World Refugee Day 2019: What is a refugee?

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Today, people around the world are marking World Refugee Day.

Every year, millions of people are forced to flee from their homes in order to keep safe from war, persecution or natural disaster.

Those who have to leave their country are called refugees and the international World Refugee Day aims to raise awareness of this issue, which affects millions of people across the world.

The latest figures from the United Nations (UN) suggest that every minute, around 25 people have to leave everything behind in search of a safer life.

The latest figures from the British Red Cross suggest there are almost 120,000 refugees living in the UK, with the UN suggesting that, in 2018, the UK offered protection to 15,891 people. Of these, more than two in five were children.

However, a recent survey by the charity The British Red Cross suggests that almost a quarter of British children do not know the meaning of the word "refugee".

Read on to find out more.

What is a refugee?
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A refugee is a person who has been forced to leave their country in order to escape war, persecution or natural disaster.

Every year, millions of people across the world are forced to leave their homes and lives behind in the search of a new life somewhere safe and many of these people are children.

According to the UNRA, there are over 170,000 unaccompanied children worldwide - that's children travelling without any parents.

It says: "Thousands of children become separated from their parents or lose them to violence. They are left with no choice but to endure long journeys to safety on their own."

The charity Refugee Action claims that, at the end of 2017, the country hosting the most refugees was Turkey - home to 3.5 million refugees. Other significant host countries for refugees were Pakistan (1.4 million), Uganda (1.2 million) and Lebanon (998,850).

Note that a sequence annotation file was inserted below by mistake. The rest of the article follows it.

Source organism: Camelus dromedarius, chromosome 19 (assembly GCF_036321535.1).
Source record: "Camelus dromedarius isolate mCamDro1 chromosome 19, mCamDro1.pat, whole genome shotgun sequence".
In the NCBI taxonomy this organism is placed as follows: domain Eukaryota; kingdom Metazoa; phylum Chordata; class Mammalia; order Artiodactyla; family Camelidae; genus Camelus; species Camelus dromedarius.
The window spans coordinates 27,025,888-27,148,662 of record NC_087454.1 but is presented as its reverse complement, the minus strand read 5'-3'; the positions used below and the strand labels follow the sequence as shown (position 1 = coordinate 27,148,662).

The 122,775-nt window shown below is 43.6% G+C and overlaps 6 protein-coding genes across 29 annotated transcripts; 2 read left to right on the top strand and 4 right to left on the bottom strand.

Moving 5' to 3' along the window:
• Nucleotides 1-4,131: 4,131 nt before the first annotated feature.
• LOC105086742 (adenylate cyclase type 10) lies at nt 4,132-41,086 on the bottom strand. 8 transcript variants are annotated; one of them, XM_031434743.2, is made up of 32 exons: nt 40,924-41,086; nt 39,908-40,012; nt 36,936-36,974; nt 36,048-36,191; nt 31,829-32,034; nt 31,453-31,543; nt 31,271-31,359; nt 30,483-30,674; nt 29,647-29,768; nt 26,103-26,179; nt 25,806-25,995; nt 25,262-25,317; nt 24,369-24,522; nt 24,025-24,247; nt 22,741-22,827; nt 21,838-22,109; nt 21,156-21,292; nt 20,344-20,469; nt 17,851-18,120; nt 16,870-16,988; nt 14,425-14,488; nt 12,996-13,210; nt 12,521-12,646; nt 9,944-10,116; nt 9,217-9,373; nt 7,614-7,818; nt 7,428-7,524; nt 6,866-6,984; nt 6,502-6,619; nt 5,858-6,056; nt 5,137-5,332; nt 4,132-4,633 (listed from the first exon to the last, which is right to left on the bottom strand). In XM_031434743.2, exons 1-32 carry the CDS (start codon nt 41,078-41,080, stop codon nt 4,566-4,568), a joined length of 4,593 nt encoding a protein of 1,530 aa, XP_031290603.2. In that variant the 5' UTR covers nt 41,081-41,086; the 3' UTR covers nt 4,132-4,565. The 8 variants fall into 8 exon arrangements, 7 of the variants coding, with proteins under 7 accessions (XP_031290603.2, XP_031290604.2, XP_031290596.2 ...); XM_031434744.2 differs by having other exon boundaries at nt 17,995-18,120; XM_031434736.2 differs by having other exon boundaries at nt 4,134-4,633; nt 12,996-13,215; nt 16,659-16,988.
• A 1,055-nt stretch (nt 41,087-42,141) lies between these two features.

What happens to refugees?
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Refugees leaving their countries often take long journeys by car, lorry, boat or even on foot to get to safety.

Many times these journeys are dangerous, and some people don't make it to their final destination.

They can sometimes struggle to find shelter, food and water.

Often they gather in places called refugee camps, which are giant camps with many thousands of people living there, often in poor conditions.

What are refugee camps like?
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Refugee camps are usually managed by charities and can be as big as cities.

They aim to offer some form of safety to people who have had to leave their homes behind.

But the living conditions in these camps can be very poor, and they are often cramped and overcrowded.

Some camps have hospitals and even schools where children can continue with their education.

Other camps have nothing at all, though.

What is an asylum seeker?
Migrant child in Lybia.Getty Images

Once many of the refugees reach somewhere safe, they can remain a refugee or decide to ask for special permission to stay in that country called asylum.

Doing this makes them an asylum seeker.

An asylum seeker is a person who flees their home country, enters another country and applies for the right to international protection and to stay in that country. People are meant to ask for asylum in the first safe country where they arrive.

In the UK, asylum seekers do not have the same rights as a refugee or a British citizen. For example, asylum seekers aren't allowed to work. They must rely on state support. Housing is provided, but asylum seekers can't choose where it is.

In 2018, 29,380 people applied to the UK for asylum.

What is being done to help refugees?
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UK and international charities have set up camps where migrants and refugees can get help in different ways, from food and shelter, to education for young refugees.

Different countries, including the UK, have offered thousands of families a new life where they can start over, away from conflicts and issues in their home countries.

Many countries have offered food, money and help to those countries that are at war.

Migrant-family-in-a-refugee-camp-in-Indonesia.Getty Images

However, when the number of refugees increases - for example, when there is a big conflict like the fighting in Syria - some governments say they are struggling to cope with the large number of new arrivals.

In some cases, the issue of where refugees end up living can be become a controversial political issue.